Anchor Charts for Elementary: How and Why to Use Them

In education classes, I heard a lot about the benefits of using anchor charts with elementary students. But every time I tried to create an anchor chart, they always looked horrific!

I can’t draw. I don’t know how to write in cutesy fonts (or even with just decently neat handwriting). I can never write in a straight line. How were my students supposed to access the knowledge on the anchor chart if they could barely read it?!

It was my frustration with handwritten anchor charts that led me to create digital anchor charts. And I have never looked back. Here is why you should use digital anchor charts and how to use them in your elementary classroom. 

#1: Digital anchor charts are quick and easy.

The best part about digital anchor charts is that they are super simple to make. You don’t need a fancy program to create them – simply using PowerPoint or Canva will do the trick. By creating an anchor chart digitally, you have access to tons of fonts and images to make your chart visually appealing, neat, and easy to read.

For example, with these writing anchor charts, I was able to place a ton of information on the chart without it being overwhelming. I utilized clipart, different fonts and colors, and boxes to separate information. These writing anchor charts cover topics such as personal narratives and informational writing.  You can check out these writing digital anchor charts here.

#2: They can be used in a multitude of ways.

My favorite thing about digital anchor charts is how they can be used. Most obvious is actually turning it into a poster and displaying it in your classroom. (P.S. Did you know you can print poster size even with a regular printer – a quick Google search will show you how!).

You can also use this anchor chart to directly teach a concept to students. I print the anchor chart, laminate it, and display it on my document camera. You could also display the chart digitally on a screen or projector. Additionally, print the chart on a half sheet of paper, and have students glue it into their journals.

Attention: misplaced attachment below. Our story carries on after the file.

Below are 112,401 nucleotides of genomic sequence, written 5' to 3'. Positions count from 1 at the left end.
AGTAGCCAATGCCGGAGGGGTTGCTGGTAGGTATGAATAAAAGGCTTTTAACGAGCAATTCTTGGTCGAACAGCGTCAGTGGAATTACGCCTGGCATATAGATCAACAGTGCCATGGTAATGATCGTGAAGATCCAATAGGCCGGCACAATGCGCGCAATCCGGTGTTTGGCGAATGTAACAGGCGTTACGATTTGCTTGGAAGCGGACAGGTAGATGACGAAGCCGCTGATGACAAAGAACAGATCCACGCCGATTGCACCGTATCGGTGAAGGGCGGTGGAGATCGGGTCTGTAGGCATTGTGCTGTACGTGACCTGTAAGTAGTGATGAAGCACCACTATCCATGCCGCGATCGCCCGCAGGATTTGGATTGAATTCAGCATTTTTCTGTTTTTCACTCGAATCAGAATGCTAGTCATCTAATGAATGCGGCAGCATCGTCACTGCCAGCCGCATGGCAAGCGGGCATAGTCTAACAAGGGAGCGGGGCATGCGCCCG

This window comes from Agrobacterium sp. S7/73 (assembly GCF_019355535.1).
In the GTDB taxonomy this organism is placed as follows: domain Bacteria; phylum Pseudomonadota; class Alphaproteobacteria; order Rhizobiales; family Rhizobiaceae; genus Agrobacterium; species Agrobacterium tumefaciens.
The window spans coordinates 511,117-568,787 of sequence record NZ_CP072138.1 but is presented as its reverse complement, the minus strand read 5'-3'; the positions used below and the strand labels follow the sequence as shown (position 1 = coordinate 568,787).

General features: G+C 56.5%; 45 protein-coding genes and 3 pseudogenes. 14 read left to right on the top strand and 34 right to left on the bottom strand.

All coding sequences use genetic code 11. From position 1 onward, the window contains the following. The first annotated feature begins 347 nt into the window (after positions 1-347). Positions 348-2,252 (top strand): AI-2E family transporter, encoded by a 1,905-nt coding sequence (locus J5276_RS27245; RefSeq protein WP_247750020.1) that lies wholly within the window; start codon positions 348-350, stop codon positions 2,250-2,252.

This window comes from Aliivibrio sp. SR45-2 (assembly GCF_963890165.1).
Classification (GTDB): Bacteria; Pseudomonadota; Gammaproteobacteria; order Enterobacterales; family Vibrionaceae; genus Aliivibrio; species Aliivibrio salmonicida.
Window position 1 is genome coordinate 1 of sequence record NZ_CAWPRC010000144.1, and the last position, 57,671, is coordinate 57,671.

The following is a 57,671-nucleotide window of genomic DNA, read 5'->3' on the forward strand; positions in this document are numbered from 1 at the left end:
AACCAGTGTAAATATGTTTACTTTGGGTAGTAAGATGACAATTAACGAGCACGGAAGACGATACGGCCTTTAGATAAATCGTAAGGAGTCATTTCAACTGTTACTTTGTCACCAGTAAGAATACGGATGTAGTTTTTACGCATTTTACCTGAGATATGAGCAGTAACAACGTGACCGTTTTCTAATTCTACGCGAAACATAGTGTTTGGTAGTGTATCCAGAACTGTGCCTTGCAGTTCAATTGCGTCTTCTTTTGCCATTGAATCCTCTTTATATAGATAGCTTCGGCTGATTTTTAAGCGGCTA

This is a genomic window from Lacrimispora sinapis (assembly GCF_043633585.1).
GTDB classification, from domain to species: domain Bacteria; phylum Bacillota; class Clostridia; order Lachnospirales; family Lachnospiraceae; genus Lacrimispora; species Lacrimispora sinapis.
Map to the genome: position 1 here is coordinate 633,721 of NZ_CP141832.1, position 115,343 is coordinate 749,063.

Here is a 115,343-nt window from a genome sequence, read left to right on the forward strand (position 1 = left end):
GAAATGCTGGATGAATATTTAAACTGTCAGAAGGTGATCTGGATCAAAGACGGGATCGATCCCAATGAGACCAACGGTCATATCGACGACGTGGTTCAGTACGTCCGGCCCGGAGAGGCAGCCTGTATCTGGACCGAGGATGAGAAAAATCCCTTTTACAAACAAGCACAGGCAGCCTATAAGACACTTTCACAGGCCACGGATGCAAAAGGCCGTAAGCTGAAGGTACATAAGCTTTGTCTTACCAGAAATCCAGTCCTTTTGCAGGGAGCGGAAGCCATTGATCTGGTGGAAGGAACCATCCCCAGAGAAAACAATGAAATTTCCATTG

After the lesson or unit is completed, I staple the anchor chart to the subject area on a bulletin board. Some anchor charts cover topics that will be used year round, such as speaking and listening, connections, author’s purpose. For these charts, I recommend printing poster-size and hanging them where it is visible to all.

#3: You can still “create” the chart with students.

Lots of teachers like to create the anchor chart with students in class. You don’t have to ditch this method with digital anchor charts. If you want to have this interactive component of creating an anchor chart, during your lesson, take notes with students on the board or easel. Think of this as a rough draft!

Then, turn this rough draft into a lovely anchor chart with your digital platform after class is over. This will then be the final version that is hung on the wall and used for reviewing the concept later.

Take these elementary math anchor charts for example! I created the rough draft with my students (and let me tell you, my hand drawn shapes are kinda rough). Then, I went back and created a digital version. I have digital anchor charts for both equal parts and shape attributes.

Digital anchor charts can save you lots of time and stress! Not to mention, you can reuse them again and again! Your elementary students will thank you for having clear anchor charts they can use over and over again 🙂

Want a free digital anchor chart to get started with? Grab my free accountable talking anchor charts! These charts will help your students agree and disagree respectfully during cooperative learning.

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